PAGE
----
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Argentina split between Big Nose, Thin One

Written by: Staff

FRANKFURT, June 6 (Reuters) Carlos Bilardo once seemed to imply he had offered Brazil contaminated water in a World Cup match and another time to have supplied heat rub for one of his players to smother into the eyes of opponents.

Cesar Luis Menotti prefers the word ''ideas'' to ''tactics'' and once said that a footballer was ''a privileged interpreter of the dreams and feelings of thousands of people''.

The two men, whose respective nicknames Big Nose and the Thin One make them sound like a slapstick comedy duo, were in charge on the two occasions Argentina won the World Cup.

Bilardo led the South Americans to victory in Mexico 1986, eight years after Menotti steered them to the title on home soil against the backdrop of an unsavoury military dictatorship.

But that is where the similarities end.

The two fell out in 1975 when Menotti took exception to criticism from Bilardo and have not spoken for more than 30 years.

Even when fate put them on the same plane during the 2004 Copa America in Peru, where they were working as television commentators, they declined to exchange niceties.

POLITCAL ROOTS The two men are different in almost everything.

Bilardo is said to like steak and chips, listens to Julio Iglesias and is politically on the right. Menotti prefers French food, Joan Manuel Serrat and has his political roots in left-wing Peronism.

But it is footballing philosophy that really sets them apart and their influence is such that, for a long time, Argentine football was ideologically split into ''Bilardistas'' and ''Menottistas''.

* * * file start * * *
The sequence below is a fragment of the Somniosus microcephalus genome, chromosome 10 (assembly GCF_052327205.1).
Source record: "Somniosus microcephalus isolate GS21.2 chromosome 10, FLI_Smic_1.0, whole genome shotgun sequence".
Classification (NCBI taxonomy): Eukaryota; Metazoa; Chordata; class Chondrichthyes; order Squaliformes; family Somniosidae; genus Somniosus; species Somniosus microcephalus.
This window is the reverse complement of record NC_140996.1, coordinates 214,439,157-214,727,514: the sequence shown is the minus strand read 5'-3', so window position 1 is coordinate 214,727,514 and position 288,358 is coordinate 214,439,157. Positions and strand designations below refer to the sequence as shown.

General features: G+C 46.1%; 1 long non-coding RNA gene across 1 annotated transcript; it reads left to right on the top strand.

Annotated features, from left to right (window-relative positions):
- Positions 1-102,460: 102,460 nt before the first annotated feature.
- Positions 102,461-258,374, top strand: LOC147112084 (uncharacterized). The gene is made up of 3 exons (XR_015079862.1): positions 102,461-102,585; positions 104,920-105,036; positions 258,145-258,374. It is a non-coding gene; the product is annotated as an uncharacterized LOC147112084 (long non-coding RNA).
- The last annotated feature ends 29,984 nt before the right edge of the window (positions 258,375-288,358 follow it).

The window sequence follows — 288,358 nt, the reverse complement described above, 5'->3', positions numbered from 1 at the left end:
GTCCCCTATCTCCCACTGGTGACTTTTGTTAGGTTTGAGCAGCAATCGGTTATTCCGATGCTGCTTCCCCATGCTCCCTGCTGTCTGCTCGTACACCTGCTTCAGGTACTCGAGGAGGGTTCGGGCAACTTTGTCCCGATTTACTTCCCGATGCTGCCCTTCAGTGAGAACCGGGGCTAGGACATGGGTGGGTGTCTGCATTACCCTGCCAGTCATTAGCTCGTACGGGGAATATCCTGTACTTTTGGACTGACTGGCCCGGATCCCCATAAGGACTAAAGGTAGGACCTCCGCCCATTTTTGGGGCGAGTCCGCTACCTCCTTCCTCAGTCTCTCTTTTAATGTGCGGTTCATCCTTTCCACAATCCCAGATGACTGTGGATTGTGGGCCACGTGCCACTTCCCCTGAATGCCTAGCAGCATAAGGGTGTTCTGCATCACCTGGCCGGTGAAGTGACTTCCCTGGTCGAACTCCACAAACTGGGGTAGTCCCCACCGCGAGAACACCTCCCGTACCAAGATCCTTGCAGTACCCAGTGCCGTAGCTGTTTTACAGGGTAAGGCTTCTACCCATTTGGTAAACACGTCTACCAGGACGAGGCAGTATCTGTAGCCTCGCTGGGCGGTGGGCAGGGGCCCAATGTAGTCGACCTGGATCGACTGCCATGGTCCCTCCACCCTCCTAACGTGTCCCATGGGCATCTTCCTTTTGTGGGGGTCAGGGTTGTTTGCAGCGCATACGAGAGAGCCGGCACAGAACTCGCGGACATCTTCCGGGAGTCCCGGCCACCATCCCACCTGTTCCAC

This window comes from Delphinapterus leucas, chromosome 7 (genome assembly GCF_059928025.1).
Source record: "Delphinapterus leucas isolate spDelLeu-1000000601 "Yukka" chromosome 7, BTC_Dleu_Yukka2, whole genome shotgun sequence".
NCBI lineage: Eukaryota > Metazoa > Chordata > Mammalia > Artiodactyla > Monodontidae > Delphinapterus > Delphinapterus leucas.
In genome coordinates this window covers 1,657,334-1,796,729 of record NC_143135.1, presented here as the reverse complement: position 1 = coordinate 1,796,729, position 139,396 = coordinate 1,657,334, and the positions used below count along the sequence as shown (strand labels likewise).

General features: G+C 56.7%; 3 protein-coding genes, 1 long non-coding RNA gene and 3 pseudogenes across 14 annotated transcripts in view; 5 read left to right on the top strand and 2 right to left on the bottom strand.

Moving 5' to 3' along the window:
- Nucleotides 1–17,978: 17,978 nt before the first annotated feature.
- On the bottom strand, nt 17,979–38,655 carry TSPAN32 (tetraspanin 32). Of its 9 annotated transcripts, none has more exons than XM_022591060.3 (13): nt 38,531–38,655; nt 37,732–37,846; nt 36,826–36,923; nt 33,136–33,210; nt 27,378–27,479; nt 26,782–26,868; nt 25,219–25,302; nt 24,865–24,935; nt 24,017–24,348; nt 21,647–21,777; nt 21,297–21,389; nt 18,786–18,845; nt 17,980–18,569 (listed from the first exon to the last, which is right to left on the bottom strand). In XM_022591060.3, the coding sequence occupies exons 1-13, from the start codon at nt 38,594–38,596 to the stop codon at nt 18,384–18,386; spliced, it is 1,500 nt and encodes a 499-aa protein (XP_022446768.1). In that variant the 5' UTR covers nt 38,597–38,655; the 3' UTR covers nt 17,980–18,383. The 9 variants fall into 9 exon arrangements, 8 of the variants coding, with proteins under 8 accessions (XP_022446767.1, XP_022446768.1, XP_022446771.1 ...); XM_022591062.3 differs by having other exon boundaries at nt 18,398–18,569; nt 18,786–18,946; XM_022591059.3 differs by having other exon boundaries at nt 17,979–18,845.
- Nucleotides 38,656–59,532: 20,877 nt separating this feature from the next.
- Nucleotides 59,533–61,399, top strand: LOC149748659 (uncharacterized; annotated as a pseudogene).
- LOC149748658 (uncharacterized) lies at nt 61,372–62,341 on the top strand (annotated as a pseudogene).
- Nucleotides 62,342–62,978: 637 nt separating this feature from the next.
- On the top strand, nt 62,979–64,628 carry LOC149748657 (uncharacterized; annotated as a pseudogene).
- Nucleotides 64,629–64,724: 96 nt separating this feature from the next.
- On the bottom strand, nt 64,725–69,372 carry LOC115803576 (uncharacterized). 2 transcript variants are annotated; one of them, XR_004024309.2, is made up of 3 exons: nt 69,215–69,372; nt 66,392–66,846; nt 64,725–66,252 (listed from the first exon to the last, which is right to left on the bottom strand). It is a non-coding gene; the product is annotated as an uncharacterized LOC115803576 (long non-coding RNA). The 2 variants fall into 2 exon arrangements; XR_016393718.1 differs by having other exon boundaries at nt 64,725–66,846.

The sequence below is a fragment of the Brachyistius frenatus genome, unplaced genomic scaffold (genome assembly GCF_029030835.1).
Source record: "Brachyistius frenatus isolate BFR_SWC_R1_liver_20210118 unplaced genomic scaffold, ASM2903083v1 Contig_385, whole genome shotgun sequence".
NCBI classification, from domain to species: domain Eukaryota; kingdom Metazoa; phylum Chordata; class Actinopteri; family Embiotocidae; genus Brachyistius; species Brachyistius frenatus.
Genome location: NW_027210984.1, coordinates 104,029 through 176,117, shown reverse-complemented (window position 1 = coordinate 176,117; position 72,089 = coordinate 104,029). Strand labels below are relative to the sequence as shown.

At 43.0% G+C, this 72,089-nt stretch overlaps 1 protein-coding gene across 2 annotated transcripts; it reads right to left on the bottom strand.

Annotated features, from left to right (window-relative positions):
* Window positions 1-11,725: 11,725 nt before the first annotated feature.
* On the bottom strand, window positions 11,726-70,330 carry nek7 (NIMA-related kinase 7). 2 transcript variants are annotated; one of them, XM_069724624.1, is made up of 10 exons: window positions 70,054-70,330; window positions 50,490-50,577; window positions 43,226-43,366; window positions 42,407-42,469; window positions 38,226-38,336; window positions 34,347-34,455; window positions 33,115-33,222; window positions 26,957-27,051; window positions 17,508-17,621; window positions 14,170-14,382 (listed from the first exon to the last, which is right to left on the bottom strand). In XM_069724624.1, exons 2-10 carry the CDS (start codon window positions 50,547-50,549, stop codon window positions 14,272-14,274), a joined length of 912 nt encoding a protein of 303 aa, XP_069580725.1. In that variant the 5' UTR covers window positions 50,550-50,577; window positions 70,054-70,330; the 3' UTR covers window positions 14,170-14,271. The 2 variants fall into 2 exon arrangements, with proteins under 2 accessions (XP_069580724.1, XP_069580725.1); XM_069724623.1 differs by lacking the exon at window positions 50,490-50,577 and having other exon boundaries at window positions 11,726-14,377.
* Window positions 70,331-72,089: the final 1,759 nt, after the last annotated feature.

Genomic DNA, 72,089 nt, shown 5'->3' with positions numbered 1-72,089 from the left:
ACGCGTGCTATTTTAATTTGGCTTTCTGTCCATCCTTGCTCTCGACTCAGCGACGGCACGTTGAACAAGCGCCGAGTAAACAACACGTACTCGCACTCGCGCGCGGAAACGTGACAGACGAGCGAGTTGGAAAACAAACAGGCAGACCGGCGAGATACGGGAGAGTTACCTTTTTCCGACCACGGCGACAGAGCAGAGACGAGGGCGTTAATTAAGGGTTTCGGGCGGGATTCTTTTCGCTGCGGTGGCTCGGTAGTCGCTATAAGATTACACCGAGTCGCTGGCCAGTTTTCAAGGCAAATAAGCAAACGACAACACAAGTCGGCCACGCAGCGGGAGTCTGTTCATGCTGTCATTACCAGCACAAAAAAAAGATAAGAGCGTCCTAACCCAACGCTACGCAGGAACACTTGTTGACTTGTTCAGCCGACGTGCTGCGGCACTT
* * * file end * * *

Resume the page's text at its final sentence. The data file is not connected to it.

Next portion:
Bilardo, who also coached Argentina to second place at the 1990 World Cup, has long been synonymous with ruthless gamesmanship, 1-0 wins and tough defence while Menotti is associated with flowing, attacking football and fair play.

The reputation of Bilardo goes back to his playing days when he was a defensive midfielder in a notorious Estudiantes team which won three successive Libertadores Cups between 1968 and 1970.

South American soccer legend has it that Bilardo would carry a needle on to the field and stick it into opponents.

CONTAMINATED WATER As a coach, he turned to other methods.

Former Boca Juniors forward Ernesto Mastrangelo remembers an incident in a game against Colombia's Deportivo Cali in 1978. ''One of Cali's players came up to me from behind and stuck his hands in my face,'' Mastrangelo, now coach of Paraguay's under-20 team, told Reuters. ''Suddenly, I felt this stinging sensation. The player had heat rub on his fingers.

''Their coach at the time was Bilardo.'' But the most talked about incident was in the 1990 World Cup second-round tie against Brazil when Branco, Brazil's left back, said he felt dizzy after drinking from a bottle of water offered by Argentine players.

The mystery resurfaced last year when Bilardo appeared to imply in an interview the water was contaminated. But he then said it was a misunderstanding.

Sebastian Lazaroni, the Brazil coach at the time, demanded an investigation.

But perhaps the most lasting impression of Bilardo's Argentina were the hysterical protests as they had two players sent off and lost 1-0 to West Germany in 1990, the worst final in World Cup history.

MILITARY COUP The chain-smoking Menotti is seen as representing the nicer side of Argentine football.

The country was still a democracy when he took over as coach in 1974 but he chose not to flee when the military staged their 1976 coup, believing he would simply be handing over control of football to the army.

Under Menotti, Argentina reverted to the flowing, attacking game they had used until the 1960s, the national team became the priority instead of the clubs and the country once again became a soccer power.

In recent years, the divide between the two styles has become less clear although Alfio Basile's team in 1994, Daniel Passarella's outfit in 1998 and Marcelo Bielsa's 2002 have borne more of a Menotti stamp.

Jose Pekerman, the incumbent coach, played down the difference in an interview with Reuters last year.

But his past record as under-20 coach, winning three World Youth championships with teams routinely at the top of the Fair Play rankings, suggests Argentina's darkest days are in the past.

''Nowadays there is not such a sharp division in the thinking of the Argentine fans,'' he said.

''They've always appreciated good football but they also value a team which gives everything, fights hard, has character and plays with speed.

''All this is part of Argentine football.'' REUTERS

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